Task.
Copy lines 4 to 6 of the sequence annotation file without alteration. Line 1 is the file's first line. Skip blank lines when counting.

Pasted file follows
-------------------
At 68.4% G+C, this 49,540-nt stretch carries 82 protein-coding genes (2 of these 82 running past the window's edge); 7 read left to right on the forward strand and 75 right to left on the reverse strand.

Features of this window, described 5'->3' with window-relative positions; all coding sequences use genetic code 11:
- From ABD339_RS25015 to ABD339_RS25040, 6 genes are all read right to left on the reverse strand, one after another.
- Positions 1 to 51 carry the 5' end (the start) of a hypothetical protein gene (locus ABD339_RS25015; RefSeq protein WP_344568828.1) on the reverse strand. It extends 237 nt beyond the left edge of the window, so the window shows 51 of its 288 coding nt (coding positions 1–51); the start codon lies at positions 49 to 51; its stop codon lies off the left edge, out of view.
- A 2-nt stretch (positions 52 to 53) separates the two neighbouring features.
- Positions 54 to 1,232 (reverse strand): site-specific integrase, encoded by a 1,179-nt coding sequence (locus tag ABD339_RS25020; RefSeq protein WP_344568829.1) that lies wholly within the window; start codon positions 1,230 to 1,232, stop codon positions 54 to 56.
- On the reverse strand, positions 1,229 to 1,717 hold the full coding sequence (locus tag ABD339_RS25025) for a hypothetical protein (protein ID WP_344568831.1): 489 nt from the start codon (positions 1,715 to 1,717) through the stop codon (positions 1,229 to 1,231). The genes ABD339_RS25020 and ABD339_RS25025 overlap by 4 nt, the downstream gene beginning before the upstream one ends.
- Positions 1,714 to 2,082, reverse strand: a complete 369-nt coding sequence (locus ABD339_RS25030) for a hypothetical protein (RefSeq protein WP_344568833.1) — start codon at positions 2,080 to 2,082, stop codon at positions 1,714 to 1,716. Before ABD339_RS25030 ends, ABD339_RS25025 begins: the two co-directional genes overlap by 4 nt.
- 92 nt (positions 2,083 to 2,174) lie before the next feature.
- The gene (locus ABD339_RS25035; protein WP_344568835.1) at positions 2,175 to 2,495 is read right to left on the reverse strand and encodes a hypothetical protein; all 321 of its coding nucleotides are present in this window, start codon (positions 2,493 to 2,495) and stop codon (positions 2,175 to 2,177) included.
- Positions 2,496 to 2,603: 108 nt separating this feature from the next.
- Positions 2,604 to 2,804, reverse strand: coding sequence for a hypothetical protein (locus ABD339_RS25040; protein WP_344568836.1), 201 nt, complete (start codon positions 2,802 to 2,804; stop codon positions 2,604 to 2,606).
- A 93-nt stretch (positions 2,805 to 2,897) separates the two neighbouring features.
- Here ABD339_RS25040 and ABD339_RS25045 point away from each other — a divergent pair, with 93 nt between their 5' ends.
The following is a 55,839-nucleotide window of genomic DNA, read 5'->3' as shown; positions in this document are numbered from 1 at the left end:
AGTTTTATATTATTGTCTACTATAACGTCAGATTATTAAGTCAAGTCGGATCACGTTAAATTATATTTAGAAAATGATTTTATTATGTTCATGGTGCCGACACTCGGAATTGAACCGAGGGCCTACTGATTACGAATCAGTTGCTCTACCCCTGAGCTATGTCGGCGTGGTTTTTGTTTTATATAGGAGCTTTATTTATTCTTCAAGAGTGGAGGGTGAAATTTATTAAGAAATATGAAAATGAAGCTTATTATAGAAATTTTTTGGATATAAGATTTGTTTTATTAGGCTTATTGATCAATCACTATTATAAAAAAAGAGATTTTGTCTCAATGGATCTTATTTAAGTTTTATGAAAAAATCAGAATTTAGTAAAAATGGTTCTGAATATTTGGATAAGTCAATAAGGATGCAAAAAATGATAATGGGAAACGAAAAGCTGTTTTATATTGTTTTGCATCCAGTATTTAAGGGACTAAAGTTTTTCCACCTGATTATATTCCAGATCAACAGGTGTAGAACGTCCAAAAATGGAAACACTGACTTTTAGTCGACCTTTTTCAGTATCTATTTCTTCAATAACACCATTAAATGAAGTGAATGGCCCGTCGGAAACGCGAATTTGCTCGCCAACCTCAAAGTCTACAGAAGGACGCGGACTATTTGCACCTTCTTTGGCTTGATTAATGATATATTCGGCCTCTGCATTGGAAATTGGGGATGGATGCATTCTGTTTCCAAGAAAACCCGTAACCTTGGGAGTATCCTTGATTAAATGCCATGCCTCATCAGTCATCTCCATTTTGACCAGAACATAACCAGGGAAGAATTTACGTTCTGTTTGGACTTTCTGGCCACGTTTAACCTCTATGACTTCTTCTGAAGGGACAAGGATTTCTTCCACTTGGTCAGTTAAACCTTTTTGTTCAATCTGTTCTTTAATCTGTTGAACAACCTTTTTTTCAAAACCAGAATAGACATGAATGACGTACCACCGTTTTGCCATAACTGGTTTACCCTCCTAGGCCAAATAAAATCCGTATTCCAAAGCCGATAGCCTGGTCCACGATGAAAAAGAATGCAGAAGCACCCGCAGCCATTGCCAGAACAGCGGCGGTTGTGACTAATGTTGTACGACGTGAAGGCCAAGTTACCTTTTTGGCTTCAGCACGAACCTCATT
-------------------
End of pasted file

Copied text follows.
- Positions 1 to 51 carry the 5' end (the start) of a hypothetical protein gene (locus ABD339_RS25015; RefSeq protein WP_344568828.1) on the reverse strand. It extends 237 nt beyond the left edge of the window, so the window shows 51 of its 288 coding nt (coding positions 1–51); the start codon lies at positions 49 to 51; its stop codon lies off the left edge, out of view.
- A 2-nt stretch (positions 52 to 53) separates the two neighbouring features.
- Positions 54 to 1,232 (reverse strand): site-specific integrase, encoded by a 1,179-nt coding sequence (locus tag ABD339_RS25020; RefSeq protein WP_344568829.1) that lies wholly within the window; start codon positions 1,230 to 1,232, stop codon positions 54 to 56.